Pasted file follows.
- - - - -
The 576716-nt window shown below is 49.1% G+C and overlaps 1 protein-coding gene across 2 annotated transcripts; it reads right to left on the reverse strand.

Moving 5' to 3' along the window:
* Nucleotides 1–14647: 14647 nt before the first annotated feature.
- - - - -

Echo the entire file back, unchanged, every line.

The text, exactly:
The 576716-nt window shown below is 49.1% G+C and overlaps 1 protein-coding gene across 2 annotated transcripts; it reads right to left on the reverse strand.

Moving 5' to 3' along the window:
* Nucleotides 1–14647: 14647 nt before the first annotated feature.